Then, some hapa kids started showing up at the annual 3-on-3 basketball tournament. Then more. Enough so that the tournament started to grow. Soon, other programs grew as well. And now, the community’s leadership programs, training sessions and their basketball leagues are bigger than ever.

No one was Asian American before they came here. Someday, Asian Americans may exist in a space independent from notions of whiteness or non-whiteness. But for now, Asian America is something being invented, every day, bit by bit, 18 million people engaging in a collective act of creation. There is yet, it seems, further to go.

Correction added: The previous version left ambiguous the degree of middle class attainment among Puerto Ricans. The wording has been changed to clarify that only a small percentage of Puerto Ricans entered the middle class and helped divide African American-Puerto Rican political alliances.

This article was published in the July 2014 issue of KoreAm. Subscribe today! To purchase a single issue copy of the June issue, click the “Buy Now” button below. (U.S. customers only. Expect delivery in 5-7 business days).

(Above photo: The Kim Sisters (left to right: Mia, Sue and Aija) pose for a photo shoot at the Edgewater Beach Hotel in Chicago, 1961.)

Before K-pop Hit U.S. Shores, The Kim Sisters Were An American Musical Sensation

A visit with a member of the Kim Sisters, the singing trio who rose to fame in the U.S. long before K-pop hit these shores, leaves an indelible impression.

(Above photo: The Kim Sisters (left to right: Mia, Sue and Aija) pose for a photo shoot at the Edgewater Beach Hotel in Chicago, 1961.)


November 2009. Las Vegas, Nevada. I claim my baggage and wait eagerly outside the airport for Sue Kim to pick me up. I’ve never met this member of the Kim Sisters, the singing trio from South Korea who earned notoriety in America in the 1950s and ’60s; the only image I have of her is from the YouTube videos I’d watched over the years. As I look at my watch, I grow anxious and wonder, “How will I recognize her?” Then, I notice a silver Mercedes SUV slowly drive by, with a license plate that reads: SOOK-JA, Sue’s Korean name. Phew. One problem solved. We make eye contact, and she seemingly knows to pull over for me. I get in the car quickly. Seated next to her is her husband, John Bonifazio. We stop at a cozy Korean restaurant, and as I browse the menu, I wonder if Sue still speaks Korean fluently. As soon as she orders bibimbap in perfect Korean, I have my answer.

Over the next two days, I would visit Sue’ s home and conduct extensive interviews with her. As a scholar working on my doctoral dissertation, I was seeking to unearth the history of Korean Americans in early American television. The Kim Sisters were pioneers in this regard, appearing on such popular TV variety shows hosted by the likes of American legends Ed Sullivan and Dean Martin—long before “Gangnam Style” made its way to these shores.

But my time in Las Vegas talking with Sue would turn out to be more than just a research trip; it would be a revelation for me.

As a Korean American myself who grew up in four different countries—the Dominican Republic, Mexico, Indonesia and the United States—I always struggled with identity. When someone would ask me, “Where are you from?” I would hesitate to answer. While I can speak English, Korean and Spanish fluently, I am not a native speaker in any of these languages. In the three days I would spend with Sue, I would feel a deep bond with her. Despite us seemingly having very little in common, and being decades and generations apart, she would become the role model that I had been searching for since I left South Korea at the age of 7. As someone who challenged the racial status when it came to representations on American television at that time, she would become a source of inspiration for me, someone who tries to challenge the black-white paradigm in academia.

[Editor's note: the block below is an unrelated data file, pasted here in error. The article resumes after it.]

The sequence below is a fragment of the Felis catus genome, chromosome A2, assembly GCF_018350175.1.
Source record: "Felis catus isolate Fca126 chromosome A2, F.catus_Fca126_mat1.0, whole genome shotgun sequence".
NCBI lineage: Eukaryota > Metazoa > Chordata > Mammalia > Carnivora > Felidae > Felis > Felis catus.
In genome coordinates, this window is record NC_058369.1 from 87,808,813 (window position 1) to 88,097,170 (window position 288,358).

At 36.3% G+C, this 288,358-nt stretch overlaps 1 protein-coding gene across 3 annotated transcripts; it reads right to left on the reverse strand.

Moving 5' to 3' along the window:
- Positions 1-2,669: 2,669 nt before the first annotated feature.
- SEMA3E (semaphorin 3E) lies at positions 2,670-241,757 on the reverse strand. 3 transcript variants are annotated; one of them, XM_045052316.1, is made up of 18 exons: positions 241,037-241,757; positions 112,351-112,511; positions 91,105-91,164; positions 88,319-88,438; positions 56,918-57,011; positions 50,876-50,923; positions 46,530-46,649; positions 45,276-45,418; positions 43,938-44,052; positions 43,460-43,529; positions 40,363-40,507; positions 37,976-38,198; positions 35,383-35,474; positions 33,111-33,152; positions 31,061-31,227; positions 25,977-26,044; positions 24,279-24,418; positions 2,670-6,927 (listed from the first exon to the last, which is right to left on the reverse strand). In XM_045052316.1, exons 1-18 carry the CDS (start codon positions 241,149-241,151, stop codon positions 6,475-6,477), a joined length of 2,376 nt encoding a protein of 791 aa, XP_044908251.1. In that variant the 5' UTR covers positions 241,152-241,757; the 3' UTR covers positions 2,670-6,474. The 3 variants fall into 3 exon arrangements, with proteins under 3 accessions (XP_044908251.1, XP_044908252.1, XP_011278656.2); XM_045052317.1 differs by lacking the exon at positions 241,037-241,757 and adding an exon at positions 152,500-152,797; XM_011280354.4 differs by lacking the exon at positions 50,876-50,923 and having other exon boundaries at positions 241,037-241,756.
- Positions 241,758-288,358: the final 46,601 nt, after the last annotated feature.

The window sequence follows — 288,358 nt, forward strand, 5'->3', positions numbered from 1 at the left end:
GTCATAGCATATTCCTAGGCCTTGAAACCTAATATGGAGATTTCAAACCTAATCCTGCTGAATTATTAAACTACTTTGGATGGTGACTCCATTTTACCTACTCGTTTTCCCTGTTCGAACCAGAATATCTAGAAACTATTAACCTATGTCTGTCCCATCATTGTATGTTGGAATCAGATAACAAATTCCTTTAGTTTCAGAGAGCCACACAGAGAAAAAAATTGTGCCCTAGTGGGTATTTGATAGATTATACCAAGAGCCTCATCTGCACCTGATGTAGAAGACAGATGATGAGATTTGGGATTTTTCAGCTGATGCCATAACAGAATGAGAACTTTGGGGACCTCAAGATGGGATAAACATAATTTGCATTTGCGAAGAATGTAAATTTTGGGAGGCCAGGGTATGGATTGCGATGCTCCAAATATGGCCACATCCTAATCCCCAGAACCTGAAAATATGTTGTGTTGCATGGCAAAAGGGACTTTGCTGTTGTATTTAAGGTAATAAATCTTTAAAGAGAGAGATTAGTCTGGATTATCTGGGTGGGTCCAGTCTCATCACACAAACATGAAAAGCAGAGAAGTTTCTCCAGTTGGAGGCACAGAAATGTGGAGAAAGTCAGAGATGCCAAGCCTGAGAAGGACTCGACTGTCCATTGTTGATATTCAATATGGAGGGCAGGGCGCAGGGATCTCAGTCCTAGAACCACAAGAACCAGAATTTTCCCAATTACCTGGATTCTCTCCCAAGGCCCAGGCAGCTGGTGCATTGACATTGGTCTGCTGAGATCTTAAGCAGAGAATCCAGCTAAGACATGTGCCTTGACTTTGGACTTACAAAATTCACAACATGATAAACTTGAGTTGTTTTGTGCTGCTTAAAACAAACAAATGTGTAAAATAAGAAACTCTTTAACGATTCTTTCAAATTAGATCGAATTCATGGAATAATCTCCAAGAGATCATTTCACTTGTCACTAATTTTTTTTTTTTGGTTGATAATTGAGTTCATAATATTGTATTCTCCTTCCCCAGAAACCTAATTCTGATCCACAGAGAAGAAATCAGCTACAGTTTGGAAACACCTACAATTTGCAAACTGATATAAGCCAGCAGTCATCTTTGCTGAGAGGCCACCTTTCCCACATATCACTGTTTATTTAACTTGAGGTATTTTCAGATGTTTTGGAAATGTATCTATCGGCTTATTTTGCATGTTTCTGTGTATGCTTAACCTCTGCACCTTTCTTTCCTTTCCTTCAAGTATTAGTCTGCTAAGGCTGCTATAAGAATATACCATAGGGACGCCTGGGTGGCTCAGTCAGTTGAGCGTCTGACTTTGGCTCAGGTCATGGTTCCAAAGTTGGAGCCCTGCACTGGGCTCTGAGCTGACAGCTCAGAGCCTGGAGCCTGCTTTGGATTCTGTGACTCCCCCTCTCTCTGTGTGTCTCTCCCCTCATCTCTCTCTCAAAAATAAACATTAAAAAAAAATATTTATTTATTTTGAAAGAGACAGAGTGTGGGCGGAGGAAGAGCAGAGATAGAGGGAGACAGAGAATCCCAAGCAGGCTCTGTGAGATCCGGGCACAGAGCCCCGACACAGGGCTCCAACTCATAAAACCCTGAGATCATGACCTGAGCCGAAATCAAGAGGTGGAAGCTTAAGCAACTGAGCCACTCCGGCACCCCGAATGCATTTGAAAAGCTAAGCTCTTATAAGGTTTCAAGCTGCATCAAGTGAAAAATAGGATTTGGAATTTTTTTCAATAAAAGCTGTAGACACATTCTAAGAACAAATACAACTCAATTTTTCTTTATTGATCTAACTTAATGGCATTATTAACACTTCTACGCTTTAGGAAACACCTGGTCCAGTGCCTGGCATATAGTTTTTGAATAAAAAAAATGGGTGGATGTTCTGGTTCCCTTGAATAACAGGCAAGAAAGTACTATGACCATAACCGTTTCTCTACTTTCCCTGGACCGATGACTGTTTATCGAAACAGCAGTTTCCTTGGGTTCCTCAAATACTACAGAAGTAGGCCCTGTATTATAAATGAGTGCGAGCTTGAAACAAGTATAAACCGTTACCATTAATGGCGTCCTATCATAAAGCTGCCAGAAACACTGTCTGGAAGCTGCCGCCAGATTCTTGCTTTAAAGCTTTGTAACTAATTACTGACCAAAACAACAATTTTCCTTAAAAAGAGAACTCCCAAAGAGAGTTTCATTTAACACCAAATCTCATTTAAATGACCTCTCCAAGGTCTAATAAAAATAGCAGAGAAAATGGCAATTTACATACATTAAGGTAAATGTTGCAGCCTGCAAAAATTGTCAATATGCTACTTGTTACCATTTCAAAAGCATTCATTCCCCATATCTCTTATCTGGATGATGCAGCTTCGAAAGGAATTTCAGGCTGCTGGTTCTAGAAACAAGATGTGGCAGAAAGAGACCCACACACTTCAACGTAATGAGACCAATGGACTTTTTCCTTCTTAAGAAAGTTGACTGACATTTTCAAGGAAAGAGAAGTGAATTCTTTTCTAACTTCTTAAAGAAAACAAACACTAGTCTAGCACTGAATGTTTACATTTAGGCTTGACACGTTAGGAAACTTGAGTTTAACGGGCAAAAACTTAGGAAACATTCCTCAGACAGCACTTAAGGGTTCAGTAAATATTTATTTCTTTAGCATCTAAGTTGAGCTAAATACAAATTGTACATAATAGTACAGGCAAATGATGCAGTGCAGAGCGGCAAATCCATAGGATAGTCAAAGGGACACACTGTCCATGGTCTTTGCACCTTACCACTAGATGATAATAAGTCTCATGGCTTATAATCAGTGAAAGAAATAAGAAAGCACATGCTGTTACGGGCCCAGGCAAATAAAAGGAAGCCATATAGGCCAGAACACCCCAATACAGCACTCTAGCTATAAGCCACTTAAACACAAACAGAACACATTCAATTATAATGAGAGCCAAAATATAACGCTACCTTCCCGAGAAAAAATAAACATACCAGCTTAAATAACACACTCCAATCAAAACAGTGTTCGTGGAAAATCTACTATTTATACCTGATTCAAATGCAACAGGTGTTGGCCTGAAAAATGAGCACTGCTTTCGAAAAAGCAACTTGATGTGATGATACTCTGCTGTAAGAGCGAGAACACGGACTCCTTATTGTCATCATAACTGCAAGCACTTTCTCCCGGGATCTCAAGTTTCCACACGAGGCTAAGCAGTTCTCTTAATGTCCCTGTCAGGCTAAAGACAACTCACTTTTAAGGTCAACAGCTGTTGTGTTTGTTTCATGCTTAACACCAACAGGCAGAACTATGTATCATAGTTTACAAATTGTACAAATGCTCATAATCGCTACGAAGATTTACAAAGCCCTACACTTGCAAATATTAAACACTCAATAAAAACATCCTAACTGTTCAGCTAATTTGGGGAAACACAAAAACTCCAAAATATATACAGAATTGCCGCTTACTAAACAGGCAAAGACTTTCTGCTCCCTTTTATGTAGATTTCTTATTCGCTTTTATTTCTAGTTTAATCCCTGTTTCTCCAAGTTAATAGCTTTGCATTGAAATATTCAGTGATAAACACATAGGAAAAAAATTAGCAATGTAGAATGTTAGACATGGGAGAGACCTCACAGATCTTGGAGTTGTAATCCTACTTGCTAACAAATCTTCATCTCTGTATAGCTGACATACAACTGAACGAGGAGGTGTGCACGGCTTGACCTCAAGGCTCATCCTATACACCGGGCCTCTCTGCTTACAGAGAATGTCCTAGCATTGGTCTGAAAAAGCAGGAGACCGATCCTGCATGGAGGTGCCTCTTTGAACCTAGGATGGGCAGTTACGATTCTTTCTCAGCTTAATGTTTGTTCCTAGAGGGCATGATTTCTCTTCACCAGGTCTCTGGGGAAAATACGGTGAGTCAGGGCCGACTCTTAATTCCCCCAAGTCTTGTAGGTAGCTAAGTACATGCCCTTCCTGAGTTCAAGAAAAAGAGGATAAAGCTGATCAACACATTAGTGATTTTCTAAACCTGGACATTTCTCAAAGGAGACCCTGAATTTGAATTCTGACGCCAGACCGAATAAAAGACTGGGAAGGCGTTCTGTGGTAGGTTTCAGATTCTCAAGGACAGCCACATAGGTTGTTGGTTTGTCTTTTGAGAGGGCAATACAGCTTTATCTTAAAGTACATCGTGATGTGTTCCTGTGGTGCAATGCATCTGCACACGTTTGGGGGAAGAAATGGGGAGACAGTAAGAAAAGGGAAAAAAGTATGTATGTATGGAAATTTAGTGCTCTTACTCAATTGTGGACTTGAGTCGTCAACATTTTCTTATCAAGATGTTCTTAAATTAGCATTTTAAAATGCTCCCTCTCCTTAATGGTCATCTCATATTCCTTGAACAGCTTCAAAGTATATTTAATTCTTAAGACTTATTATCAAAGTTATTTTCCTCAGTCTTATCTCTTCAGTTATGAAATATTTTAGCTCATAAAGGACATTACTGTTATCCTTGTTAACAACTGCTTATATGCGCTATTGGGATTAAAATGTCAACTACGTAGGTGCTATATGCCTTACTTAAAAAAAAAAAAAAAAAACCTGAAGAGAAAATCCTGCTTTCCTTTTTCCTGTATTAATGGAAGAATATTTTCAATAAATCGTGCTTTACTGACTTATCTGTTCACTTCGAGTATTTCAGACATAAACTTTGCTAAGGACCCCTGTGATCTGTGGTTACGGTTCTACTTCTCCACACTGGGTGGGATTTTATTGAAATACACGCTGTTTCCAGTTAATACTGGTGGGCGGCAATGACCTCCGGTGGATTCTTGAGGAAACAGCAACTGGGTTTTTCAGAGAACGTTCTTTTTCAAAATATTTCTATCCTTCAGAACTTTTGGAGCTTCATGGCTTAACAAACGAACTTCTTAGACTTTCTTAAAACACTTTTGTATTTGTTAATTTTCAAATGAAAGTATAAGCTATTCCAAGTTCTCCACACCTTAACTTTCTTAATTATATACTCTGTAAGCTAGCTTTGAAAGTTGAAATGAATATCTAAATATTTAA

I first heard about the Kim Sisters while a graduate student at the University of Southern California studying media. I was already familiar with Asian American actors like Sessue Hayakawa and Philip Ahn. But then, someone mentioned the Kim Sisters to me one day. I asked my parents about the group, and my dad explained that they were really popular in Korea back in the day.

F-Kim-0614-MOTHERThe Kim Sisters with their mother, Lee Nan-young, at the Palmer House in Chicago in 1963.

Later, as a doctoral student at NYU, I started seriously researching the Kim Sisters and managed to find a Las Vegas mailing address for Sue on the Internet. At that time, I had no clue whether she was still residing there, but I drafted a formal letter and mailed it. A few weeks later, I received an unexpected phone call from Sue, and I still remember vividly the first question she asked me: “Why are you interested in my story?” After I gave her a detailed response, she then asked my age. “Twenty-eight years old,” I answered. She was surprised that I was so young. I kindly asked her if I could fly to Vegas to interview her, and she eventually agreed.

Later at an event at the Korea Society in 2010, Sue shared with the audience how she was hesitant to reach out to me when she first received my letter, but it was her husband who convinced her to respond. She ultimately agreed to the interview, she says, because I had told her, “I want to tell your story.”